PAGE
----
This has been one delicious summer. We had the incredible opportunity to spend a week on the East Coast and then a few days later, to spend a week on the West Coast. It was definitely a traveling (and packing) whirlwind, but it was fantastic And extremely tasty. First, we were in Chatham on Cape Cod, Massachusetts, where we got to introduce our kids to lobster rolls, Cape League baseball games, low tide on the bay, swimming in the oyster ponds, and watching seals from the Lighthouse beach. We ate fried oysters, ice cream, and steamers. We pulled clams out of the sand, and my husband and his brother caught delicious striped bass for dinner. My son discovered New England clam chowder and became mildly obsessed, to the point where he felt he’d tried a fair sampling and considered himself a connoisseur. Which of course made me pretty proud. He now fancies himself quite the clammer and has judged clam chowder — both restaurant versions and homemade — on both coasts.
After not really regrouping at home, we flew to Oregon for a week with my side of the family. Wow. I’d heard it was beautiful there, but I was truly unprepared for it to be so breathtaking and remote. We stayed in an area called the Three Capes, and it was one of the most scenic spots I’ve ever been. We hiked, we flew kites, we bought bushels of fresh berries from one of the world’s most gorgeous local markets, we watched crowds of people shoot off huge firework displays on the beach (right behind the “No Fireworks on the Beach” sign), we became mad clammers, using our feet to find the bivalve critters and maxing out our limit almost daily. (It’s a total mud-fest, no wonder my kids loved it.) My husband and brother-in-law (a different brother-in-law) went fishing on the rivers and bays, and after not having much luck, they converted the fly rods to crabbing rigs and caught us some Dungeness Crab, which just might be the most delicious thing I’ve ever put in my mouth.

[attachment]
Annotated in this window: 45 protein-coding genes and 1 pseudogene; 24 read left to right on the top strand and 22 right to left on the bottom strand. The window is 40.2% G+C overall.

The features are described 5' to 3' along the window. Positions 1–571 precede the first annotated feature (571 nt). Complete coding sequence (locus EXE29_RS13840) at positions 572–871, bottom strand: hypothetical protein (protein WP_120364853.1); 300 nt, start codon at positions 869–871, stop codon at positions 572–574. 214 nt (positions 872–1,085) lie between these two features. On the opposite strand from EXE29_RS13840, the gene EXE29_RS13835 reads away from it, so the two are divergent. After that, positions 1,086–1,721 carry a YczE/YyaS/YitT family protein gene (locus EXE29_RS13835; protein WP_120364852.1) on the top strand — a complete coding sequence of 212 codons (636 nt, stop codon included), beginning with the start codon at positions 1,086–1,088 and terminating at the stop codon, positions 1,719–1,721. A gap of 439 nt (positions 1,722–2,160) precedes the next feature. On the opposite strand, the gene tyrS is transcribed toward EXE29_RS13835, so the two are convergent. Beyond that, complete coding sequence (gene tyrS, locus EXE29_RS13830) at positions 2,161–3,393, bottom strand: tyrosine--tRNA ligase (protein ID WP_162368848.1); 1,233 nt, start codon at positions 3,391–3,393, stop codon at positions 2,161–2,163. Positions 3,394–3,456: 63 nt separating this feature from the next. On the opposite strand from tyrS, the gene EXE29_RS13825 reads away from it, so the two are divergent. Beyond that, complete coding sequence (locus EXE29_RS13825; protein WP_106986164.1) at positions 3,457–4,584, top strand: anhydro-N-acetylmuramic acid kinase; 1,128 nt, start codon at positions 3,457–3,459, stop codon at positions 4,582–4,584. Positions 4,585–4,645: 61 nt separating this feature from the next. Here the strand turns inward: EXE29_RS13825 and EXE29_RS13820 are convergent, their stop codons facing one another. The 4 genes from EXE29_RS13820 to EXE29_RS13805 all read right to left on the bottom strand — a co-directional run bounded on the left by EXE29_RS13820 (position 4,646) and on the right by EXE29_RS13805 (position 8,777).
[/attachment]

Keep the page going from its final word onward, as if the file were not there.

I know the summer isn’t over, and I hope you all have many more adventures (food related and otherwise) to look forward to. But I wanted to share a few things I discovered that might be of use to you if you happen to be fortunate enough to have access to a beach house any time soon (or a decent fish market).
When you’re at the beach, eat all the lobster rolls you can. Don’t be Paleo or balk at the fact that’s it’s just lobster salad on a hotdog bun. I know it’s a very basic concept and wouldn’t be hard to put together, but there’s something about having a lobster roll on the deck of a dingy beach shack that adds to the experience much more than any homemade organic mayo could ever do.
Don’t be afraid of Steamers. I am almost ashamed to admit this, but I was freaked out by these before a month ago. All I can say is: Don’t look, just eat. But don’t forget to rinse.
Try slow-grilling fish. When you have a somewhat delicate white fish like striped bass, put it on a piece of foil, season with olive oil, lemon, chopped garlic, parsley, and salt & pepper, and cook it over low to medium heat on an outdoor grill. It will be a delectable feast. It’s also perfect for fish tacos.
Yes, you can eat “just clams” for dinner. My husband didn’t believe it, but we proved him wrong more than once. It helps if you have some grilled vegetables with Summer Tomato Sauce or a nice salad, but neither is absolutely necessary.